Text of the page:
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More students means more schools being built

By Staff | Nov 26, 2019

With the continued growth with the Lee County School District, a capital plan is under way to accommodate the additional students.

“We have a capital plan that plans for the expansion of our school capacity in locations we are needed,” Facility Planning and Development Executive Director Kathie Ebaugh said. “We just broke ground in the East Zone for a brand new high school, and we will be breaking ground in the East Zone for a middle school in the spring.”

Long Range Planner Dominic Gemelli said the new high school will accommodate about 2,000 students and the middle school 1,200 students.

“You will slowly be able to start leveling out the utilization of these schools. It will take time to migrate to the new schools,” he said, adding it will bring down the number of students at the higher enrolled schools, eliminating the use of portables.

In addition, the school district is in the design phase for an elementary and middle school to open in the South Zone in August 2023. The five-year plan also includes another elementary school in the East Zone.

The school district is currently using portables, or relocatables to accommodate the student population. Ebaugh said they have to use these classrooms, which can be moved from campus to campus, to address the growth needs on a specific campus, before a new campus can be built.

“We can’t get permission on a new campus until we can demonstrate what is called ‘need’ in our district,” she explained.

Ebaugh said this is different from building a fire house, park or road, which is built on a projected need in the district.

“If we want to build a new school. we need to get permission from the state,” she said, adding they must show that they are over capacity, or are in need of a new school.

Gemelli said the East Zone is the fastest growing area of the district.

“That is where we have more of our portables,” he said, adding that the West Zone does not have any construction plans, or portables.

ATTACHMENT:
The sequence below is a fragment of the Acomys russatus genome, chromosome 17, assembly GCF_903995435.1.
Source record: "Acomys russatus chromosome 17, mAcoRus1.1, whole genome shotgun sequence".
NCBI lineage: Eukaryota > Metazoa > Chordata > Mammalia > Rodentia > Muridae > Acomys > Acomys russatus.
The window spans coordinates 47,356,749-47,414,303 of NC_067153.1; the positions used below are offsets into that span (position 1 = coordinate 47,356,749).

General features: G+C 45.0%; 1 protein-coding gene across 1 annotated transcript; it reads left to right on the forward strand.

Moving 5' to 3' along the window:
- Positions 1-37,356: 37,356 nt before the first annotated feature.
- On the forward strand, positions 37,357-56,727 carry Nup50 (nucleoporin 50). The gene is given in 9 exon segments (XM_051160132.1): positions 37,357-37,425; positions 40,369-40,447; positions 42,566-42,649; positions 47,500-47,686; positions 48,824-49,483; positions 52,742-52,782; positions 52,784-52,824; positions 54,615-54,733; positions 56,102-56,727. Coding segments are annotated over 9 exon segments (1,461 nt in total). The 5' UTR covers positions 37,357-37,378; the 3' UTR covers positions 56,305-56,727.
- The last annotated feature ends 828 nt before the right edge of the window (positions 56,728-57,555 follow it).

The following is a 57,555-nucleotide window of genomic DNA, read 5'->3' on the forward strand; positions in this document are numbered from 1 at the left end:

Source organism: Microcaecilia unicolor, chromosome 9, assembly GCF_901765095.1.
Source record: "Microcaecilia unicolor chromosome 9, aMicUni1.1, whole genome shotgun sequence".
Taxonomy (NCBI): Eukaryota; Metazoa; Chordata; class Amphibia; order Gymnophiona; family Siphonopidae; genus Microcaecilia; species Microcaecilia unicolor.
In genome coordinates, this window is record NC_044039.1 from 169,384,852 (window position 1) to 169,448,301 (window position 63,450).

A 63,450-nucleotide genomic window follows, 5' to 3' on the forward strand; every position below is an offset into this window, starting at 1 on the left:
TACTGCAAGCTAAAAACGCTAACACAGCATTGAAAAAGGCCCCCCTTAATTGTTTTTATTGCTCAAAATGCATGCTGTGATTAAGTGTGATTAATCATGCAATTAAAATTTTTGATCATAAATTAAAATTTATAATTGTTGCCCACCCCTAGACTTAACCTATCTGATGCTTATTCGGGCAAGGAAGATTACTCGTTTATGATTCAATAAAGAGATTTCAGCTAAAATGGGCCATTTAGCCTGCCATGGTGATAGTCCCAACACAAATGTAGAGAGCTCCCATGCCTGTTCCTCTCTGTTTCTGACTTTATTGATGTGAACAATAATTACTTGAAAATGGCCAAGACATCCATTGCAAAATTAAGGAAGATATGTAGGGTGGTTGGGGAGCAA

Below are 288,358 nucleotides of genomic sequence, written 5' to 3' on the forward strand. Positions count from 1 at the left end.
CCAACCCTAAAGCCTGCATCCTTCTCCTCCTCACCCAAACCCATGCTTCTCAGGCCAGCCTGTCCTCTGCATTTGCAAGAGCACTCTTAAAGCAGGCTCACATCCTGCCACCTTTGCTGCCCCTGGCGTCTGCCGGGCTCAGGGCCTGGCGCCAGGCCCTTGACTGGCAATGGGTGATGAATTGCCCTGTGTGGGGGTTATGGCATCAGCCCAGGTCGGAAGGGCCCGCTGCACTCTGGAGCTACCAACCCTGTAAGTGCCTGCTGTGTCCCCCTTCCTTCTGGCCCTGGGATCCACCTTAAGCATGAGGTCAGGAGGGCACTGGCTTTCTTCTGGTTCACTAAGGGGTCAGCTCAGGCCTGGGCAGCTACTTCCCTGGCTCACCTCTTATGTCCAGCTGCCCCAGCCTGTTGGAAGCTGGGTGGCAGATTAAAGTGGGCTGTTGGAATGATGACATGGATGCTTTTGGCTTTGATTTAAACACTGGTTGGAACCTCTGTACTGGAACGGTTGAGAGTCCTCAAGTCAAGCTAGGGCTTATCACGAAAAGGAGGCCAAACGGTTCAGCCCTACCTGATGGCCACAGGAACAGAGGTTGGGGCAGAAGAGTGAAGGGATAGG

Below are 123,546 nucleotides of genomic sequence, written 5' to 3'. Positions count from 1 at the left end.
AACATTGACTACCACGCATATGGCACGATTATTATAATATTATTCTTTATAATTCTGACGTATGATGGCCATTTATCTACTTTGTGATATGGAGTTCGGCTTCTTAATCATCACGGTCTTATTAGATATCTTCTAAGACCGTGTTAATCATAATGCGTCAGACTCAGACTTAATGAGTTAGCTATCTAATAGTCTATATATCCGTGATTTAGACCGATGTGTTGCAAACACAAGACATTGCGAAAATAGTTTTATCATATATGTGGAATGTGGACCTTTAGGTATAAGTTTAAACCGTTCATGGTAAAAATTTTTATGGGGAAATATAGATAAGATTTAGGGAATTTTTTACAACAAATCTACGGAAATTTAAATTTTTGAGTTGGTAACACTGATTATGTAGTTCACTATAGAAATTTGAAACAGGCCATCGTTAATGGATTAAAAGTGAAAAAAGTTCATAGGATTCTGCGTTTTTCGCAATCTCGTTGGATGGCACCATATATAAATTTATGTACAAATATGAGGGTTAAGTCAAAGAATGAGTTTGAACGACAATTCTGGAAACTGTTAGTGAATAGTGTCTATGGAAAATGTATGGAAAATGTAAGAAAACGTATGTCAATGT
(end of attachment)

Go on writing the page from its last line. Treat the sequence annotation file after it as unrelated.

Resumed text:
“Those are our big five projects,” Gemelli said, adding that there are renovations and other things going on in the schools. “The additional capacity is the five schools.”

Gemelli said there were about 1,300 students more than the previous school year, which is measured on the 20th day of school.

“That is the enrollment we use the entire year. We have a static number that we use,” Ebaugh said.

School Board Member Mary Fischer said a high portion of the students are English Language Learners.

“Many of them do not speak English at all,” she said. “People are coming here for opportunity. A lot of our people are from the northern states coming down because of the affordable taxes.”

Fischer said they are the fastest growing district and they are feverishly working to keep up with the influx of population to meet the needs of the kids.

To meet the demands of the increasing student population, she said they are continuing to hire teachers and provide support for the needs of the English Language Learners and for students with special needs.

“We are providing a lot more training and staff development for our workers and constantly refining our departments and focusing on the issues as they come up,” Fischer said. “This is certainly a time of movement, high expectations, anticipation and a lot of work for our staff members.”